Diet & Nutrition
Coffee: What's the scoop on its health effects?
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If you’re going to have a vice, coffee is probably one of the least harmful–as long as you drink it in moderation.
Few grounds for concern
Caffeine is the ingredient that gives coffee its kick. It’s a stimulant that wakes you up, gives you energy, increases your alertness and quickens your reaction time. Drinking too much caffeine can have noticeable effects. But evidence that coffee causes serious health problems is weak, and problems are usually limited to people who drink large quantities–about eight cups or more a day. Research into coffee’s effects continues. But at this point, here’s what we know about coffee and: Cancer–A few studies have suggested that some of the hundreds of substances in coffee may contribute to pancreatic or bladder cancer. But more recent studies haven’t confirmed this. If there is an association between coffee and cancer, it’s limited and found only at very high levels of coffee consumption.
Cardiovascular disease – Coffee has been linked to elevated cholesterol levels and an increased risk for coronary artery disease and heart attack. But a 1996 study of more than 121,000 female nurses found that after researchers adjusted for cigarette smoking among coffee drinkers, coffee consumption–even at high levels–didn’t increase heart attack risk. There’s some evidence compounds in coffee increase cholesterol levels. But the compounds aren’t found in filtered or instant coffee, which most people drink. If you boil your coffee or drink espresso, which isn’t filtered, you may want to limit how much you drink.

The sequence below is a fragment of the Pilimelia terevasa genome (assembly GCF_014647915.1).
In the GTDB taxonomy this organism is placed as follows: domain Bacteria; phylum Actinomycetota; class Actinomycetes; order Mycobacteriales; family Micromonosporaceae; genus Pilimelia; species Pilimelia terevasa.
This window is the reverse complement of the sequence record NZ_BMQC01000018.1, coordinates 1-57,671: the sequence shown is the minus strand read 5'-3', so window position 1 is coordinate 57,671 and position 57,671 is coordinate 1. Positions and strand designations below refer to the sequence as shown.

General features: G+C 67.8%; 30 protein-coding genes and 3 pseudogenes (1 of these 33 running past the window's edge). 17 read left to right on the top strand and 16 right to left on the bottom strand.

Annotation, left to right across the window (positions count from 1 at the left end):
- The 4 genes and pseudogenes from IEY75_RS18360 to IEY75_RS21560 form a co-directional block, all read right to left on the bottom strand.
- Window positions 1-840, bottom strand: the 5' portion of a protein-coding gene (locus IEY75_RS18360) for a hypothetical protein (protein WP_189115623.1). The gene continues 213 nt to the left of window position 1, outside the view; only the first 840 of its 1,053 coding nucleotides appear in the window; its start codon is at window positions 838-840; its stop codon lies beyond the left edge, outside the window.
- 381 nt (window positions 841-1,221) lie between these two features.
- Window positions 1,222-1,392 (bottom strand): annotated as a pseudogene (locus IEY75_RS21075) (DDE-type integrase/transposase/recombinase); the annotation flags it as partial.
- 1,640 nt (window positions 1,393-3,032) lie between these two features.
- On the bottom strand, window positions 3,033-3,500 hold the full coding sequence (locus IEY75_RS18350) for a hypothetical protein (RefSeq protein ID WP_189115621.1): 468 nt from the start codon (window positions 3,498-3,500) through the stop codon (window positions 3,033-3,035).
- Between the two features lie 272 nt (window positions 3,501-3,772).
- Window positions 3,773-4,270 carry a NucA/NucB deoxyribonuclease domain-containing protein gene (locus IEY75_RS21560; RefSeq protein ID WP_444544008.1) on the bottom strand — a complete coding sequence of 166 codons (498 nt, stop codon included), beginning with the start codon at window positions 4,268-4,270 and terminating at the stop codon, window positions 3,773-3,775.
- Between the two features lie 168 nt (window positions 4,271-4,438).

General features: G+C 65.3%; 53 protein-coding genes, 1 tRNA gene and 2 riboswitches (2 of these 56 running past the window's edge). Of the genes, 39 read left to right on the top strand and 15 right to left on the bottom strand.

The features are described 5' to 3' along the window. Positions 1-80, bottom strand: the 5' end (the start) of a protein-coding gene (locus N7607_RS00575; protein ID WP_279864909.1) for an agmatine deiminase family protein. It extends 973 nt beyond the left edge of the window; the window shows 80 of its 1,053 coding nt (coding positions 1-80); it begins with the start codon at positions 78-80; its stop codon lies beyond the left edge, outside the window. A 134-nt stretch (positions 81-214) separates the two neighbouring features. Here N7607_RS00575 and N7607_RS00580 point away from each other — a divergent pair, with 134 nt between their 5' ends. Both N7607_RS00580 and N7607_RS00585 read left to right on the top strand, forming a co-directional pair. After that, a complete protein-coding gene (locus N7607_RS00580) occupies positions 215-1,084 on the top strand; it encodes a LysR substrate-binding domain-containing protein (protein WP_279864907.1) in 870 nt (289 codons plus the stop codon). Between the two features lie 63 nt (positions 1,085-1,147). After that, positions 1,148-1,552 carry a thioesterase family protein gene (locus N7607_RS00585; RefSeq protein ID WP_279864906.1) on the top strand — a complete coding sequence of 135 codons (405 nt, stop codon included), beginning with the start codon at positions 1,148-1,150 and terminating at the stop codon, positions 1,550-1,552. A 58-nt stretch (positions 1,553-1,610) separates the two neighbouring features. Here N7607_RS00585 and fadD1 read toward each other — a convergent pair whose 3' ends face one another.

Caffeine can intensify certain heart rhythm problems. It can also cause a temporary rise in blood pressure. However, elevated blood pressure generally occurs in people who drink coffee only occasionally. Still, if you have high blood pressure, your doctor may recommend that you avoid or limit caffeine. Osteoporosis–Caffeine increases the amount of calcium excreted in your urine. At least one study has suggested that caffeine may increase your risk for hip fracture. However, you’d have to drink large amounts of caffeine every day for it to have any noticeable impact on bone density.
Diet & Nutrition
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